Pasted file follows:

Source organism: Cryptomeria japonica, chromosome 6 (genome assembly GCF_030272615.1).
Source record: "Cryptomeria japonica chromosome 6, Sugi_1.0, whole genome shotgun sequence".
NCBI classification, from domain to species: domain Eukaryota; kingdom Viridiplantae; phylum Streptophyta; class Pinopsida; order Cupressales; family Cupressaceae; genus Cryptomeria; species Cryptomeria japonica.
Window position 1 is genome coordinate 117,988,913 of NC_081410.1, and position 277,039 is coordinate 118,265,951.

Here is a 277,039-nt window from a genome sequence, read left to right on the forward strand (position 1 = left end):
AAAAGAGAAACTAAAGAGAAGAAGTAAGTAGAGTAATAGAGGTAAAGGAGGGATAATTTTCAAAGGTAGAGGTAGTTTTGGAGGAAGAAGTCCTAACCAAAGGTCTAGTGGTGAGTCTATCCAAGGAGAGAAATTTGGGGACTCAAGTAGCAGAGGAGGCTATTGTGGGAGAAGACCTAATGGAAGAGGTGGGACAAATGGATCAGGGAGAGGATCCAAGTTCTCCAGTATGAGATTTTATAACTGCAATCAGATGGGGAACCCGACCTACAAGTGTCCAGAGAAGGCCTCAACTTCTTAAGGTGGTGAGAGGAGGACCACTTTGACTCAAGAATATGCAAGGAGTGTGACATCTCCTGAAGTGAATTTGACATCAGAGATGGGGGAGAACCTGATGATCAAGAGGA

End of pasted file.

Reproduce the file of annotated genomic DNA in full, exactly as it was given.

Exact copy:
Source organism: Cryptomeria japonica, chromosome 6 (genome assembly GCF_030272615.1).
Source record: "Cryptomeria japonica chromosome 6, Sugi_1.0, whole genome shotgun sequence".
NCBI classification, from domain to species: domain Eukaryota; kingdom Viridiplantae; phylum Streptophyta; class Pinopsida; order Cupressales; family Cupressaceae; genus Cryptomeria; species Cryptomeria japonica.
Window position 1 is genome coordinate 117,988,913 of NC_081410.1, and position 277,039 is coordinate 118,265,951.

Here is a 277,039-nt window from a genome sequence, read left to right on the forward strand (position 1 = left end):
AAAAGAGAAACTAAAGAGAAGAAGTAAGTAGAGTAATAGAGGTAAAGGAGGGATAATTTTCAAAGGTAGAGGTAGTTTTGGAGGAAGAAGTCCTAACCAAAGGTCTAGTGGTGAGTCTATCCAAGGAGAGAAATTTGGGGACTCAAGTAGCAGAGGAGGCTATTGTGGGAGAAGACCTAATGGAAGAGGTGGGACAAATGGATCAGGGAGAGGATCCAAGTTCTCCAGTATGAGATTTTATAACTGCAATCAGATGGGGAACCCGACCTACAAGTGTCCAGAGAAGGCCTCAACTTCTTAAGGTGGTGAGAGGAGGACCACTTTGACTCAAGAATATGCAAGGAGTGTGACATCTCCTGAAGTGAATTTGACATCAGAGATGGGGGAGAACCTGATGATCAAGAGGA